But the story here is that President Trump wants someone at the Justice Department who will exert tighter reins, if not a scythe, when it comes to the Mueller investigation.

And if Sessions won't be that person, loyalty, ability, policies aside, the president wants him gone.

The House and Senate continue their investigations as well, of course. Today, the Senate Judiciary Committee subpoenaed former Trump chairman Paul Manafort to appear tomorrow, while presidential adviser and son- in-law Jared Kushner spoke with House Intelligence Committee members this morning.


CNN senior White House correspondent Jeff Zeleny joins us now live from the White House.

Jeff, the president taking the opportunity again today to criticize his attorney general on this Russia investigation and the recusal.


Just a few minutes ago in the Rose Garden here at the White House, under a blistering sun, the president again repeated his blistering critique of his attorney general.

But he did not step forward and say exactly what he would do about it. He is indeed shaming him, he's humiliating him, but he's not saying if he intends to fire him.

And there is a bit of mystery here at the White House over how long this will sort of go on. Is that creating a chilling effect to a lot of supporters of the president? But they were all watching very carefully when he said this today about his attorney general.


TRUMP: I am disappointed in the attorney general. He should not have recused himself almost immediately after he took office.

And if he was going to recuse himself, he should have told me prior to taking office, and I would have quite simply picked somebody else.

So, I think that's a bad thing, not for the president, but for the presidency. I think it's unfair to the presidency, and that's the way I feel. Thank you.


ZELENY: Now, Jake, it should have come as no surprise to the president or anyone else that the attorney general did recuse himself, because that's exactly what he said he would do in his January confirmation hearing.

He was asked that specifically by Chairman Chuck Grassley, a Republican, if he would become involved in any type of investigation, and he said, no, he does not think it's appropriate. He was too close to the campaign last year, so he shouldn't be investigating the Clinton campaign.

Now, Jake, the end point of all this is unclear. But what is clear, the president blames the attorney general for setting into motion a series of events that has left this investigation actually where it is here.

But there are Republicans coming to the defense of the attorney general. Senators from all corners are saying, look, the attorney general should stay in his job, they believe he's doing the right thing here.

But, Jake, the unusual thing about this, the president has picked fights with a lot of people. He has seldom picked fights with someone the conservative base actually supports and likes. That's why the outcome of this is incredibly uncertain -- Jake.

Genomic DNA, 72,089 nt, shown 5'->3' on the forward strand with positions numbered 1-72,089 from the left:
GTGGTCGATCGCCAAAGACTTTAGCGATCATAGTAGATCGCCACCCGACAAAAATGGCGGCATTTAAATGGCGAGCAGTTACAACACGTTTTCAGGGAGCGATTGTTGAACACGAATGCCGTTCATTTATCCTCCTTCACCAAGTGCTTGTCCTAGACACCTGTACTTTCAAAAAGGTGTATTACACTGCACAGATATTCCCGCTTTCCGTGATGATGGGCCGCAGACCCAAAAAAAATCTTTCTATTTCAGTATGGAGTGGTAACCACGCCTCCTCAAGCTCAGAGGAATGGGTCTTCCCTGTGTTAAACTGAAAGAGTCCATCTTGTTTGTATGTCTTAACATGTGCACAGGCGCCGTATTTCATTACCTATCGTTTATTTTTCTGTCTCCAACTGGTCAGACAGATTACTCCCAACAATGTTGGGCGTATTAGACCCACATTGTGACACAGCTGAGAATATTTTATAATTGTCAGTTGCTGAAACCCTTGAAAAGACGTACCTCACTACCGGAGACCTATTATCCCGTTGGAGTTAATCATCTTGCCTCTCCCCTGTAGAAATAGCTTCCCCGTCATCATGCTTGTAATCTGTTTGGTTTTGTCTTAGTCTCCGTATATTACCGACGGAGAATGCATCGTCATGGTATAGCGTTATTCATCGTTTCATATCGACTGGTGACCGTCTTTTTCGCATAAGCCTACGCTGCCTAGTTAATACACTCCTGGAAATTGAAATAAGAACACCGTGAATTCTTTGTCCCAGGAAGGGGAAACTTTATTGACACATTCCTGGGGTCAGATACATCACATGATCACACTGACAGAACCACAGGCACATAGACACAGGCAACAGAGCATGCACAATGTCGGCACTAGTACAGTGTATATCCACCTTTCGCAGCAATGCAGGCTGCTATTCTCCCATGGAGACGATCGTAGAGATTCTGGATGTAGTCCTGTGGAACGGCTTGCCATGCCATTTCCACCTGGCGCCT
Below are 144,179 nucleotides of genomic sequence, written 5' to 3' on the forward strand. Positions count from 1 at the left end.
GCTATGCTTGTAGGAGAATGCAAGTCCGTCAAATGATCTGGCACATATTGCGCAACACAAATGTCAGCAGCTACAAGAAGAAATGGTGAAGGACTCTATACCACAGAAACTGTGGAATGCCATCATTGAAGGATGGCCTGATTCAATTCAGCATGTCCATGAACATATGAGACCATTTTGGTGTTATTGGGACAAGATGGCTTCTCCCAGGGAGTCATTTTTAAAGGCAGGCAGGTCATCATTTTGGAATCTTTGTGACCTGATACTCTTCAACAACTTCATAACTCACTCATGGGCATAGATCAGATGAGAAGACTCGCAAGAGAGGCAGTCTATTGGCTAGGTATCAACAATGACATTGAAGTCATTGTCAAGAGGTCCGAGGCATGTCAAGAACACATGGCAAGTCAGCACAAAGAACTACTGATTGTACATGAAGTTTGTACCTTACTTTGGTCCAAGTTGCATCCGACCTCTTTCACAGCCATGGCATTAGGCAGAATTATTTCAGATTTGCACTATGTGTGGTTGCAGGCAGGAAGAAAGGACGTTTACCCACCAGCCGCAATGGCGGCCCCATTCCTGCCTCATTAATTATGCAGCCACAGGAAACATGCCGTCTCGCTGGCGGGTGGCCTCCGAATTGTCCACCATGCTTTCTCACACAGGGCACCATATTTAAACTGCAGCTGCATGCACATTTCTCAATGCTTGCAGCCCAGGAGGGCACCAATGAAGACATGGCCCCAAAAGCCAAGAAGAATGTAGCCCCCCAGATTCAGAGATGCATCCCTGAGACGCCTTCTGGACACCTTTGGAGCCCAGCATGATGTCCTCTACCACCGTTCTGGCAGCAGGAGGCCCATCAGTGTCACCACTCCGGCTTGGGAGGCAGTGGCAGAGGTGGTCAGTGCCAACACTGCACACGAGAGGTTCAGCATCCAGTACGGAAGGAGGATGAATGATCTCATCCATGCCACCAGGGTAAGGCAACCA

TAPPER: All right, Jeff Zeleny at the White House for us, thank you so much.

Even Democrats are coming to the attorney general's defense. I will talk to a top Democrat on the Senate Judiciary Committee next. Stay with us.



TAPPER: We're back with breaking news on our politics lead.

Moments ago, President Trump declared he is disappointed with his attorney general, Jeff Sessions, and he said time will tell whether Sessions keeps his job.

Joining me to discuss this and, of course, the crucial health care vote is Senator Mazie Hirono of Hawaii. She serves on the Senate Judiciary Committee.

Senator, thanks for joining us.

SEN. MAZIE HIRONO (D), HAWAII: Good to be here. Aloha.


TAPPER: Aloha to you.

I want to get your reaction to what President Trump just said. Take a listen.


TRUMP: I want the attorney general to be much tougher on the leaks from intelligence agencies, which are leaking like rarely have they ever leaked before.

I'm very disappointed in the attorney general, but we will see what happens. Time will tell. Time will tell.


TAPPER: What do you make of this all, Senator?

HIRONO: I think it's outrageous that the president is now going after the senator who was the first out of the chute to endorse him and who the president called the smartest person in Washington, D.C.

And now because I think he's very afraid of where the Russian investigation is heading that he's going after Jeff Sessions, who had to, by the way, recuse himself. It wasn't as though Sessions had a choice in the matter.


TAPPER: Right. That's what he says, that he had to do it, according to protocols.

HIRONO: Exactly.

TAPPER: Sessions said last week that he would stay on as attorney general for as long as it is appropriate.

How long do you think an attorney general can continue to work in what some might consider to be a hostile work environment?

HIRONO: Well, as the president says, that time will tell, time will tell.